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Open Access Research article

Potential role and mechanism of IFN-gamma inducible protein-10 on receptor activator of nuclear factor kappa-B ligand (RANKL) expression in rheumatoid arthritis

Eun Young Lee1, MiRan Seo2, Yong-Sung Juhnn2, Jeong Yeon Kim1, Yoo Jin Hong1, Yun Jong Lee1, Eun Bong Lee1 and Yeong Wook Song1*

Author Affiliations

1 Division of Rheumatology, Department of Internal Medicine, Seoul National University College of Medicine, 28 Yongon-Dong, Chongno-Gu, Seoul, 110-744, Republic of Korea

2 Department of Biochemistry, Seoul National University College of Medicine, 28 Yongon-Dong, Chongno-Gu, Seoul, 110-744, Republic of Korea

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Arthritis Research & Therapy 2011, 13:R104  doi:10.1186/ar3385

The electronic version of this article is the complete one and can be found online at: http://arthritis-research.com/content/13/3/R104


Received:3 November 2010
Revisions received:7 January 2011
Accepted:27 June 2011
Published:27 June 2011

© 2011 Lee et al.; licensee BioMed Central Ltd.

This is an open access article distributed under the terms of the Creative Commons Attribution License (http://creativecommons.org/licenses/by/2.0), which permits unrestricted use, distribution, and reproduction in any medium, provided the original work is properly cited

Abstract

Introduction

IFN-gamma inducible protein-10 (CXCL10), a member of the CXC chemokine family, and its receptor CXCR3 contribute to the recruitment of T cells from the blood stream into the inflamed joints and have a crucial role in perpetuating inflammation in rheumatoid arthritis (RA) synovial joints. Recently we showed the role of CXCL10 on receptor activator of nuclear factor kappa-B ligand (RANKL) expression in an animal model of RA and suggested the contribution to osteoclastogenesis. We tested the effects of CXCL10 on the expression of RANKL in RA synoviocytes and T cells, and we investigated which subunit of CXCR3 contributes to RANKL expression by CXCL10.

Methods

Synoviocytes derived from RA patients were kept in culture for 24 hours in the presence or absence of TNF-α. CXCL10 expression was measured by reverse transcriptase polymerase chain reaction (RT-PCR) of cultured synoviocytes. Expression of RANKL was measured by RT-PCR and western blot in cultured synoviocytes with or without CXCL10 and also measured in Jurkat/Hut 78 T cells and CD4+ T cells in the presence of CXCL10 or dexamethasone. CXCL10 induced RANKL expression in Jurkat T cells was tested upon the pertussis toxin (PTX), an inhibitor of Gi subunit of G protein coupled receptor (GPCR). The synthetic siRNA for Gαi2 was used to knock down gene expression of respective proteins.

Results

CXCL10 expression in RA synoviocytes was increased by TNF-α. CXCL10 slightly increased RANKL expression in RA synoviocytes, but markedly increased RANKL expression in Jurkat/Hut 78 T cell or CD4+ T cell. CXCL10 augmented the expression of RANKL by 62.6%, and PTX inhibited both basal level of RANKL (from 37.4 ± 16.0 to 18.9 ± 13.0%) and CXCL10-induced RANKL expression in Jurkat T cells (from 100% to 48.6 ± 27.3%). Knock down of Gαi2 by siRNA transfection, which suppressed the basal level of RANKL (from 61.8 ± 17.9% to 31.1 ± 15.9%) and CXCL10-induced RANKL expression (from 100% to 53.1 ± 27.1%) in Jurkat T cells, is consistent with PTX, which inhibited RANKL expression.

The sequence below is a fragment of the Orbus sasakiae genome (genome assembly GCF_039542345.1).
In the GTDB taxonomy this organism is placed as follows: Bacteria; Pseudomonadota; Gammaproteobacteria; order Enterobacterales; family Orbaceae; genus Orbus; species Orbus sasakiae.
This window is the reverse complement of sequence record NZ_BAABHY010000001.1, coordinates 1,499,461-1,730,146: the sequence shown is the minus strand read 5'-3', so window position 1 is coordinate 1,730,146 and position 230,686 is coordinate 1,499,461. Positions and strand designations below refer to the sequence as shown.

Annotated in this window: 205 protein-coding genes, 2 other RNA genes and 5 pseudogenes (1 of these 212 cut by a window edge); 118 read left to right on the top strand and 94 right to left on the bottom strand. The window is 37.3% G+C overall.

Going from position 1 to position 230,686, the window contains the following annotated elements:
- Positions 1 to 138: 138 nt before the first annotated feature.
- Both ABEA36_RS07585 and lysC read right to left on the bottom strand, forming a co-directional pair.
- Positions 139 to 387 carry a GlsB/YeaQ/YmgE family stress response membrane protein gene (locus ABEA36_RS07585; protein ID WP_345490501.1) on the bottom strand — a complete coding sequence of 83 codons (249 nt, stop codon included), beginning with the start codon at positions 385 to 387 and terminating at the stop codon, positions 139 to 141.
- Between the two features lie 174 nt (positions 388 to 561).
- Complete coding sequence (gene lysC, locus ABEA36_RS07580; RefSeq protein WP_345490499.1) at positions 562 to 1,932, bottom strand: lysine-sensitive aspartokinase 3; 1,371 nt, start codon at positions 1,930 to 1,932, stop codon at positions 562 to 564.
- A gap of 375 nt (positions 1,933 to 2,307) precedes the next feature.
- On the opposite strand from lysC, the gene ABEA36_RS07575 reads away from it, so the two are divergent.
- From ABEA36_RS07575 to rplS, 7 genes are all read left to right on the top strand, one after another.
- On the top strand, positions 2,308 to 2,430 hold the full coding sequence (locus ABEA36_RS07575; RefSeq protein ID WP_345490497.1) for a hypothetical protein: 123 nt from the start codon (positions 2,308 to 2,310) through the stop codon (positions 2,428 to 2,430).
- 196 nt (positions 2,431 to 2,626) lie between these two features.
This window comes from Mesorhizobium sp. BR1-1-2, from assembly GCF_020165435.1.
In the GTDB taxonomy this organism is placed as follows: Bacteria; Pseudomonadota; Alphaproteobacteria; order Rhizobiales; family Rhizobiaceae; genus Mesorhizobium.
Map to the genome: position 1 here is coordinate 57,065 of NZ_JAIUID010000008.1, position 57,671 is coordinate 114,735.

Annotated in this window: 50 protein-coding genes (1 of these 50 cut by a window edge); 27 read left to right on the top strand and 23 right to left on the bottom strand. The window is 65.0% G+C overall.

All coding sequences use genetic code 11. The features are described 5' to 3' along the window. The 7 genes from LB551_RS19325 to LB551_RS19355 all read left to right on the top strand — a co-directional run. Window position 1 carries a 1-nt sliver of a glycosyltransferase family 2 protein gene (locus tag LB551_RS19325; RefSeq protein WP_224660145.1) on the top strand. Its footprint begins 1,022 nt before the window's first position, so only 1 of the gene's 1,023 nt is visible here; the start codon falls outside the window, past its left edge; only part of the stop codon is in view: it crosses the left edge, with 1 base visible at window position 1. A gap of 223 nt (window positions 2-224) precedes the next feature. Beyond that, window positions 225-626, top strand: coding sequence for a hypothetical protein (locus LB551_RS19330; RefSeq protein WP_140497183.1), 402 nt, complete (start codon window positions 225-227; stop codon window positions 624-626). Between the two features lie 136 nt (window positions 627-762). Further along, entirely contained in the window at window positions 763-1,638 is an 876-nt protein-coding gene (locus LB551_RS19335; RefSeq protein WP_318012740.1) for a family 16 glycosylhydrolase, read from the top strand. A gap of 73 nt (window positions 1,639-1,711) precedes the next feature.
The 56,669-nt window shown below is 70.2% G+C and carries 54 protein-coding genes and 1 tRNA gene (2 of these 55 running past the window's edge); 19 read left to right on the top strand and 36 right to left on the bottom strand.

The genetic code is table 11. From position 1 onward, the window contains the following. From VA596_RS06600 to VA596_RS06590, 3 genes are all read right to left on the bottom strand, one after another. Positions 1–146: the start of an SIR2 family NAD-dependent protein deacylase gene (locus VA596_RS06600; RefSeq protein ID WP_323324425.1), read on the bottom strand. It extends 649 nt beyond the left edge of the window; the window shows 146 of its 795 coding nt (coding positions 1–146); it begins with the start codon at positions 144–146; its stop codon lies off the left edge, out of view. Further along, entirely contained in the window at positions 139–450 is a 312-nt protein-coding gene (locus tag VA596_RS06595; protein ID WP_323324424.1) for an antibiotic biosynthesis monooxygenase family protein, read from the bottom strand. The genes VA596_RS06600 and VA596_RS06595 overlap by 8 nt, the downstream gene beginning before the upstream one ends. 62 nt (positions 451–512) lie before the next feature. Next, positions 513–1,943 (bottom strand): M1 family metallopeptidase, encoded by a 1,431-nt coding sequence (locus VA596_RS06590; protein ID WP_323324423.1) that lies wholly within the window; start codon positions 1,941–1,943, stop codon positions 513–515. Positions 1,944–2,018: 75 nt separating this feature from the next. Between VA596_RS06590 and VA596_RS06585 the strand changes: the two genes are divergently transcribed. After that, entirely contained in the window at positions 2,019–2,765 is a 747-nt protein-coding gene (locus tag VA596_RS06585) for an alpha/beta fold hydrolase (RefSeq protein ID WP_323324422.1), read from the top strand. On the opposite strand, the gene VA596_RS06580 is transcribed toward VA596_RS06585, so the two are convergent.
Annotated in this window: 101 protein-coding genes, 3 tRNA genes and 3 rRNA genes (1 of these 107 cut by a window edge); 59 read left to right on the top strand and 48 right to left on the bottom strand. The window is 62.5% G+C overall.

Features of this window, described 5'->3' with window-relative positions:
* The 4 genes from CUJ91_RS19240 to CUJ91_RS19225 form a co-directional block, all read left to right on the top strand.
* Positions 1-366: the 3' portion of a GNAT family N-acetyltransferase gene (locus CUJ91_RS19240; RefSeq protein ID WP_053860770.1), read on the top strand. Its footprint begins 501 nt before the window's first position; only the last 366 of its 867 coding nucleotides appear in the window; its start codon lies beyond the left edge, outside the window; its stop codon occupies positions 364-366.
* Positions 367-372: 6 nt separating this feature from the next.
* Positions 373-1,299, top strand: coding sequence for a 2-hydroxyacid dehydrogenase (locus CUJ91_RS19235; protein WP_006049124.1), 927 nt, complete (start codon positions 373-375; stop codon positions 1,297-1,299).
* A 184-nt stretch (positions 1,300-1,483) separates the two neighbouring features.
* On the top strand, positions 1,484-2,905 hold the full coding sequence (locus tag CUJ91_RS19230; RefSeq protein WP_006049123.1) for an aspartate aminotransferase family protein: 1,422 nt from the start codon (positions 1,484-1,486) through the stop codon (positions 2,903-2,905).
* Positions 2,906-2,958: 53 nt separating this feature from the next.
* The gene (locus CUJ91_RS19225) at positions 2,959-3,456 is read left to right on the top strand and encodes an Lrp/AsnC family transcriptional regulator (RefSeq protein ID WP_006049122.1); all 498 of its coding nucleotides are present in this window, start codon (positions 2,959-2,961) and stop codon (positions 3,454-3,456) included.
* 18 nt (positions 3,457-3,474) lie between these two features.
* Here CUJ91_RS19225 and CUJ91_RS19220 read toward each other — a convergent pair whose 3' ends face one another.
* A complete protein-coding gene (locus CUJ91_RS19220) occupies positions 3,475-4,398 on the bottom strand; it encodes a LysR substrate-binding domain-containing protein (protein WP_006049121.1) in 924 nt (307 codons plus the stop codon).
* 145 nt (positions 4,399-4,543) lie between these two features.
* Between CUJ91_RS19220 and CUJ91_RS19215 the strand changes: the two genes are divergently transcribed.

Conclusions

CXCL10 increased RANKL expression in CD4+ T cells and it was mediated by Gαi subunits of CXCR3. These results indicate that CXCL10 may have a potential role in osteoclastogenesis of RA synovial tissue and subsequent joint erosion.

Introduction

Interferon-gamma (IFN-γ)-inducible protein 10 (CXCL10, also called IP-10) was initially identified as a chemokine that is induced by IFN-γ and secreted by various cell types, such as monocytes, neutrophils, endothelial cells, keratinocytes, fibroblasts, mesenchymal cells, dendritic cells, and astrocytes [1]. CXCL10 is a 10-kDa protein and is functionally categorized as an 'inflammatory' chemokine. Moreover, CXCL10 lacking its ELR motif suppresses neovascularization and functions as an 'angiostatic' chemokine [2]. CXCL10 binds to CXCR3 and regulates immune responses by activating and recruiting leukocytes, such as T cells, eosinophils, monocytes, and natural killer cells [3,4]. Three CXCR3-binding ligands are known, namely CXCL9 (Mig), CXCL10 (IP-10), and CXCL11 (ITAC). Recent reports have shown that the serum or tissue expressions of CXCL10 or both are increased in various autoimmune diseases like rheumatoid arthritis (RA), systemic lupus erythematosus, systemic sclerosis, and multiple sclerosis [5-8], and CXCL10 and CXCR3 may have important roles in leukocytes homing to inflamed tissues and in the perpetuation of inflammation and thus may contribute importantly to tissue damage.